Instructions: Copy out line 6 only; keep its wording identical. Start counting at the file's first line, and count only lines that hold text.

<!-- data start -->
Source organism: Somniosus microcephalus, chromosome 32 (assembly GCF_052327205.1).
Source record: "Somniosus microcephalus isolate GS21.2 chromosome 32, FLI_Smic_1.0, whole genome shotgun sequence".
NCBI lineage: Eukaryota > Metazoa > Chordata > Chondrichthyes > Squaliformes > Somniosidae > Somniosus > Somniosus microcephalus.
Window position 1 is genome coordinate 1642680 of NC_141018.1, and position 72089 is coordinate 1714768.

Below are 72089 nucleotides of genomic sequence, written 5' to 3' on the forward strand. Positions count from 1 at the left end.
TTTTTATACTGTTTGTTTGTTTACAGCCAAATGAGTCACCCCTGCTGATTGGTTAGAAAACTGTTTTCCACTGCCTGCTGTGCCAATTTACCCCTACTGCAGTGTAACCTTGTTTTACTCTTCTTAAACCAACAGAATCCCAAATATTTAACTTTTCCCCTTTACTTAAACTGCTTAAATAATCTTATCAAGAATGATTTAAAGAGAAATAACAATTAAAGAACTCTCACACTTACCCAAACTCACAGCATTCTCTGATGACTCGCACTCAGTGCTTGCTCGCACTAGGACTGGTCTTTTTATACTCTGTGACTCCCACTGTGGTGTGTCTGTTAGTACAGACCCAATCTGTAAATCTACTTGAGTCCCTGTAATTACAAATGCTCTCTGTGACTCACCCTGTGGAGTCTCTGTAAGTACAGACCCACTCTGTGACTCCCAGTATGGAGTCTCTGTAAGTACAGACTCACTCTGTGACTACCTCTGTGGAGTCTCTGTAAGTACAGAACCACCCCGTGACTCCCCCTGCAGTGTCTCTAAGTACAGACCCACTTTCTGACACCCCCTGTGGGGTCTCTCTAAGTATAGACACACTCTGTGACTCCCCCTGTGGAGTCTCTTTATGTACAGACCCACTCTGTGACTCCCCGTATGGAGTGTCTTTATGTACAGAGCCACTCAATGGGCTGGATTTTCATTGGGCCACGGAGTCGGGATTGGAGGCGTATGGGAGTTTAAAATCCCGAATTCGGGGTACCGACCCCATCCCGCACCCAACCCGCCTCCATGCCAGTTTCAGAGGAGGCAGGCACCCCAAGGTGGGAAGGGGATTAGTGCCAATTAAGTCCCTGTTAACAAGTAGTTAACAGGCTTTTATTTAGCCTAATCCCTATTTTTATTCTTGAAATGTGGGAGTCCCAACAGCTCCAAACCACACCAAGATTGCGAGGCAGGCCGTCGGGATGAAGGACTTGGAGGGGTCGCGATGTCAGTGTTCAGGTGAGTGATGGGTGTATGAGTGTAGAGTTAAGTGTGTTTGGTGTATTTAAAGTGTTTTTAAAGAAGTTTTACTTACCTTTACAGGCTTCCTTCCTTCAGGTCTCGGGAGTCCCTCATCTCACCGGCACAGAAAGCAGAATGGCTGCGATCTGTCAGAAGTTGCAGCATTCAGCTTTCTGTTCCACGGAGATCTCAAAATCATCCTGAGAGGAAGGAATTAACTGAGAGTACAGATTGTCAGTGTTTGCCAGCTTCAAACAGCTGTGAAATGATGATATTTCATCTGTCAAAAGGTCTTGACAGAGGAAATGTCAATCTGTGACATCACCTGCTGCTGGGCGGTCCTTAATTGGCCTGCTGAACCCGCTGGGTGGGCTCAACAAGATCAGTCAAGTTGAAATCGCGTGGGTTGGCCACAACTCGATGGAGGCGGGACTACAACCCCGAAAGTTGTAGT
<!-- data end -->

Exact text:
TTTTTATACTGTTTGTTTGTTTACAGCCAAATGAGTCACCCCTGCTGATTGGTTAGAAAACTGTTTTCCACTGCCTGCTGTGCCAATTTACCCCTACTGCAGTGTAACCTTGTTTTACTCTTCTTAAACCAACAGAATCCCAAATATTTAACTTTTCCCCTTTACTTAAACTGCTTAAATAATCTTATCAAGAATGATTTAAAGAGAAATAACAATTAAAGAACTCTCACACTTACCCAAACTCACAGCATTCTCTGATGACTCGCACTCAGTGCTTGCTCGCACTAGGACTGGTCTTTTTATACTCTGTGACTCCCACTGTGGTGTGTCTGTTAGTACAGACCCAATCTGTAAATCTACTTGAGTCCCTGTAATTACAAATGCTCTCTGTGACTCACCCTGTGGAGTCTCTGTAAGTACAGACCCACTCTGTGACTCCCAGTATGGAGTCTCTGTAAGTACAGACTCACTCTGTGACTACCTCTGTGGAGTCTCTGTAAGTACAGAACCACCCCGTGACTCCCCCTGCAGTGTCTCTAAGTACAGACCCACTTTCTGACACCCCCTGTGGGGTCTCTCTAAGTATAGACACACTCTGTGACTCCCCCTGTGGAGTCTCTTTATGTACAGACCCACTCTGTGACTCCCCGTATGGAGTGTCTTTATGTACAGAGCCACTCAATGGGCTGGATTTTCATTGGGCCACGGAGTCGGGATTGGAGGCGTATGGGAGTTTAAAATCCCGAATTCGGGGTACCGACCCCATCCCGCACCCAACCCGCCTCCATGCCAGTTTCAGAGGAGGCAGGCACCCCAAGGTGGGAAGGGGATTAGTGCCAATTAAGTCCCTGTTAACAAGTAGTTAACAGGCTTTTATTTAGCCTAATCCCTATTTTTATTCTTGAAATGTGGGAGTCCCAACAGCTCCAAACCACACCAAGATTGCGAGGCAGGCCGTCGGGATGAAGGACTTGGAGGGGTCGCGATGTCAGTGTTCAGGTGAGTGATGGGTGTATGAGTGTAGAGTTAAGTGTGTTTGGTGTATTTAAAGTGTTTTTAAAGAAGTTTTACTTACCTTTACAGGCTTCCTTCCTTCAGGTCTCGGGAGTCCCTCATCTCACCGGCACAGAAAGCAGAATGGCTGCGATCTGTCAGAAGTTGCAGCATTCAGCTTTCTGTTCCACGGAGATCTCAAAATCATCCTGAGAGGAAGGAATTAACTGAGAGTACAGATTGTCAGTGTTTGCCAGCTTCAAACAGCTGTGAAATGATGATATTTCATCTGTCAAAAGGTCTTGACAGAGGAAATGTCAATCTGTGACATCACCTGCTGCTGGGCGGTCCTTAATTGGCCTGCTGAACCCGCTGGGTGGGCTCAACAAGATCAGTCAAGTTGAAATCGCGTGGGTTGGCCACAACTCGATGGAGGCGGGACTACAACCCCGAAAGTTGTAGT